Contained within the collection of homilies of St. Augustine of Hippo on the liturgical seasons is a series of seven “appropriately solemn” homilies offered at the beginning of the Lenten season in various years. In this series St. Augustine touches upon the classic Lenten themes of fasting, prayers, and almsgiving which enable us as Christians to enter upon the battle against the passions and for the virtues, such as humility and patience, which represent for us the taking up of our own crosses, and which we learn supremely from the Crucified Lord Himself. We offer here one of these sermons each day for the first week of Great Lent:
The solemn season has come when I would remind your charity to give more attentive consideration to your soul and to chastise your body. For these forty days are very sacred throughout the whole world, and at the approach of Easter the entire universe, which God reconciles to Himself in Christ, celebrates them with laudable devotion. If any enmities, which either ought not to have arisen or ought to have died quickly, have succeeded in persisting among the brethren because of negligence, obstinacy, or a reserve which is not modest but proud, at least now let them be brought to an end. The sun ought not to have set upon them;1 at least, after many risings and settings of the sun let them be extinguished by their own disappearance and let them not be renewed by another rising. The negligent person forgets to end his hostility; the stubborn one is unwilling to grant pardon when it is asked; the proudly reserved person disdains to seek pardon. Hostilities feed upon these three vices, but they kill the soul in which they are not put to death. On the other hand, memory guards against negligence, mercy against obstinacy, and submissive prudence against haughty reserve. Let him who realizes that he is unmindful of harmony shake off his sluggishness by energetically rousing himself. Let him who desires to be harsh in making demands upon his debtors consider that he is God’s debtor. Let him who is ashamed to seek forgiveness of his brother overcome this reprehensible shame by honorable fear, so that, with these harmful enmities ended and really dead, you may live. All this, charity which is not pretentious2 accomplishes. In so far as charity is present, my brethren, let it be exercised in living well; in so far as it is lacking, let it be obtained by fervent prayer.
So that our prayers may be helped by suitable supports during these days when we ought to make them more fervently, let us also bestow alms more fervently. Let us supplement our ordinary contributions with that which is saved by fasting and abstaining from our usual food. Although each one ought to give more abundant alms, he who, because of some physical need or regular diet, is not able to abstain so as to give to the poor that of which he deprives himself, ought in piety to contribute to the poor for the very reason that he does not restrict himself in other ways. Since it is less possible for him to help his prayers by mortification of his body, let him enclose in the heart of the poor man a more generous alms which can there pray for him. This is a most beneficial and estimable advice from holy Scripture: Shut up alms in the heart of the poor, and it shall obtain help for thee.3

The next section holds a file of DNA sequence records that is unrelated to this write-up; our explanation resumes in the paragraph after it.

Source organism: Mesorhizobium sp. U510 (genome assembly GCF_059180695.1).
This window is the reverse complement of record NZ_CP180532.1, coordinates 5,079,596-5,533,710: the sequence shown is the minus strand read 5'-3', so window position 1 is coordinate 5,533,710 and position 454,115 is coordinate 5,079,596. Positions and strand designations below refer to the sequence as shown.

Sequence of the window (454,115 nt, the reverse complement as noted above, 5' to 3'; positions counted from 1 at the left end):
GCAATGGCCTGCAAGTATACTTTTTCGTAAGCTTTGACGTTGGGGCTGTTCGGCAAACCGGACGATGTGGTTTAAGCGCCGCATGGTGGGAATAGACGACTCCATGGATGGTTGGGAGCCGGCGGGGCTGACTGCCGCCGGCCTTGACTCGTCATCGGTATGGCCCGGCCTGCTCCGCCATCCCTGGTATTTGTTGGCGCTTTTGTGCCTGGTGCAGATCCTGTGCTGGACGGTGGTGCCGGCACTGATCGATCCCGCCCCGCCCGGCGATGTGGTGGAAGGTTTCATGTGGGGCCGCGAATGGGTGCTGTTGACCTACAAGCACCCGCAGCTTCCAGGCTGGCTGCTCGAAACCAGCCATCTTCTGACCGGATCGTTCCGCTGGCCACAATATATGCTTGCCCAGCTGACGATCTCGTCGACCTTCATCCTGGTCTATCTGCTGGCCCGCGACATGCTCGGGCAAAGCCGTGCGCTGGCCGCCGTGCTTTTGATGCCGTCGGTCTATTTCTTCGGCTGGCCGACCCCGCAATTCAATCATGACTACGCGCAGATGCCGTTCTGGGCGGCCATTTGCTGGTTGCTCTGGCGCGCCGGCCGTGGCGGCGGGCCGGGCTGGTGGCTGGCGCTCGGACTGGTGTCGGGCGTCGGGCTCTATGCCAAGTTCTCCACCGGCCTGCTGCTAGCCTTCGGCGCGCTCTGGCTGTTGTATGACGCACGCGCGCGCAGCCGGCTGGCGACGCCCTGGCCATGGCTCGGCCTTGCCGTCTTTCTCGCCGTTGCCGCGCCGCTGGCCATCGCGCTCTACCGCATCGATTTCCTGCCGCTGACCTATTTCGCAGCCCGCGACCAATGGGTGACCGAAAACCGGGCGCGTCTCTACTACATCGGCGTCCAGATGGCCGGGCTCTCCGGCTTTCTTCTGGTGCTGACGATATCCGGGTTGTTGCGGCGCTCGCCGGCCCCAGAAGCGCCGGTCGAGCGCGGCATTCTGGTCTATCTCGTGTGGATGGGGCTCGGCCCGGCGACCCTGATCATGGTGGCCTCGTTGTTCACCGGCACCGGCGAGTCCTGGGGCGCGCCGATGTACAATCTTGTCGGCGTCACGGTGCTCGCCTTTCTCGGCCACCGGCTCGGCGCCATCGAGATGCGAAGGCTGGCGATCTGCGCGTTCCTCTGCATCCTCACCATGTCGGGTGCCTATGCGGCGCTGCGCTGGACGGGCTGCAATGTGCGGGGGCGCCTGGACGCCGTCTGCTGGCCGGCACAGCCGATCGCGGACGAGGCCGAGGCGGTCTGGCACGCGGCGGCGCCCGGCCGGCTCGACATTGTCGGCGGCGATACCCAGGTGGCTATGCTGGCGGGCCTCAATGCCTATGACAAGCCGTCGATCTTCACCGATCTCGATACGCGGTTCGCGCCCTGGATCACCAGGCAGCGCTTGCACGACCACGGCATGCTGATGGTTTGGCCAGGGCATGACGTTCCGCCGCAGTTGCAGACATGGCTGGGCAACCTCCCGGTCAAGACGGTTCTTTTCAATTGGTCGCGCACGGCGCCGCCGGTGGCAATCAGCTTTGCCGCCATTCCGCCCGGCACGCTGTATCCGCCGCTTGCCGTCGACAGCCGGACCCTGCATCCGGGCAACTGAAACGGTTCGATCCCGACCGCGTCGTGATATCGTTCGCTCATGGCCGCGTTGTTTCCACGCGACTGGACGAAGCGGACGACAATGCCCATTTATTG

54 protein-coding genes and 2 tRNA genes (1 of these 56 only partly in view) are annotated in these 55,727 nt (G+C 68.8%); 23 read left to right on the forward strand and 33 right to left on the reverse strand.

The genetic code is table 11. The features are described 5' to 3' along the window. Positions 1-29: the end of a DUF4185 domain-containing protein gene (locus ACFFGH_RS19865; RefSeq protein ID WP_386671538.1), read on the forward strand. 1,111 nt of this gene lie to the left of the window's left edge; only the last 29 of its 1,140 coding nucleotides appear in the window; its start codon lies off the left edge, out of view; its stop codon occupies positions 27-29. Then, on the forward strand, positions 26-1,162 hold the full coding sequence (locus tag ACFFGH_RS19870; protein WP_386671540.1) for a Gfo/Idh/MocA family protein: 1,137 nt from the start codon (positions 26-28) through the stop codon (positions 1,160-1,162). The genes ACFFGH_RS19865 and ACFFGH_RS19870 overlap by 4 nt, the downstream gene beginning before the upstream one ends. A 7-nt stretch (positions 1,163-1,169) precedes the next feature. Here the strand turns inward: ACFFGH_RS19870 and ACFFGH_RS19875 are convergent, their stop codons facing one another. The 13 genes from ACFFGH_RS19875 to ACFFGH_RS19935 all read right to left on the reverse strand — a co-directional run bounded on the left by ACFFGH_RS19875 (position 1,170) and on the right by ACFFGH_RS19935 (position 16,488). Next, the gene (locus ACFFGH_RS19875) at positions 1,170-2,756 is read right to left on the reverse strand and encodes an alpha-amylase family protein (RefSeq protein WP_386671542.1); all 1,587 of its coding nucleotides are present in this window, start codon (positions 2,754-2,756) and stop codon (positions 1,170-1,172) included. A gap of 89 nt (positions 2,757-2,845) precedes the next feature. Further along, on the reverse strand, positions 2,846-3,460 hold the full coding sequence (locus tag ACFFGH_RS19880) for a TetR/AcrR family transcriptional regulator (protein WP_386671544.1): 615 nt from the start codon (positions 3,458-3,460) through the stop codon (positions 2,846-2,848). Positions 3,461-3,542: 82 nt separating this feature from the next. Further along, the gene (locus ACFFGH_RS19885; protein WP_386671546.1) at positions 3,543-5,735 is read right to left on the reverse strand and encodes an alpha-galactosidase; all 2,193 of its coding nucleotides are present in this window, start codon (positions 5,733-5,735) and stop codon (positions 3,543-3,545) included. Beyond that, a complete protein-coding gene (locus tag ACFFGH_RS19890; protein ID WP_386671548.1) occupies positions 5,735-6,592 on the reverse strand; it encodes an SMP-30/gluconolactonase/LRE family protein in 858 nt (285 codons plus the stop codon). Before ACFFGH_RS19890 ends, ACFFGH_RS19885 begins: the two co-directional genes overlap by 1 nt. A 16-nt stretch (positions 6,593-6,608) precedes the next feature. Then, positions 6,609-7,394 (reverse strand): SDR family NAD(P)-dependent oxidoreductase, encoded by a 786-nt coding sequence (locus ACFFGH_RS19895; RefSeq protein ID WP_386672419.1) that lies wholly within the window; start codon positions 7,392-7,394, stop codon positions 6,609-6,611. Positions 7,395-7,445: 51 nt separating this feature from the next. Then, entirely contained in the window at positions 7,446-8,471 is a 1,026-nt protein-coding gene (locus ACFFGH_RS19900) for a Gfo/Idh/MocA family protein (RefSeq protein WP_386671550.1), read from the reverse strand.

Furthermore, we advise those who are abstaining from meat not to avoid as unclean the dishes in which meat has been cooked. For the Apostle, speaking on this point, says: For the clean all things are clean.4 According to sound doctrine, what is done in practices of this sort is done, not for the sake of avoiding uncleanness, but to restrain concupiscence. Wherefore, those who refrain from flesh meat in order to seek other kinds of food more difficult to obtain and more costly make a great mistake. For this is not undertaking abstinence, but simply varying one’s luxury. How am I going to tell such people to give to the poor that of which they deprive themselves when ordinary food is put aside by them so as to increase expenses by obtaining something else? Therefore, on these days fast more frequently, spend money on yourselves more sparingly, and give more generously to the needy. These days also demand continence in married persons, as the Apostle says: for a time, that you may give yourselves to prayer; and return together again lest Satan tempt you because you lack self-control.5 It is not arduous and difficult for faithful married persons to do for a few days what holy widows have undertaken from a certain period to the end of their lives and what holy virgins do throughout their entire lives. And so, in all these classes, let devotion be enkindled, let self-elation be checked. Let no one rejoice in the blessing of generosity to such a degree that he lose the blessing of humility. In truth, all other gifts of God are of no avail unless the bond of charity be present.
From The Fathers of the Church vol. 38: St. Augustine: Sermons on the Liturgical Seasons, (New York: Fathers of the Church, Inc.), 1959, pp. 95-97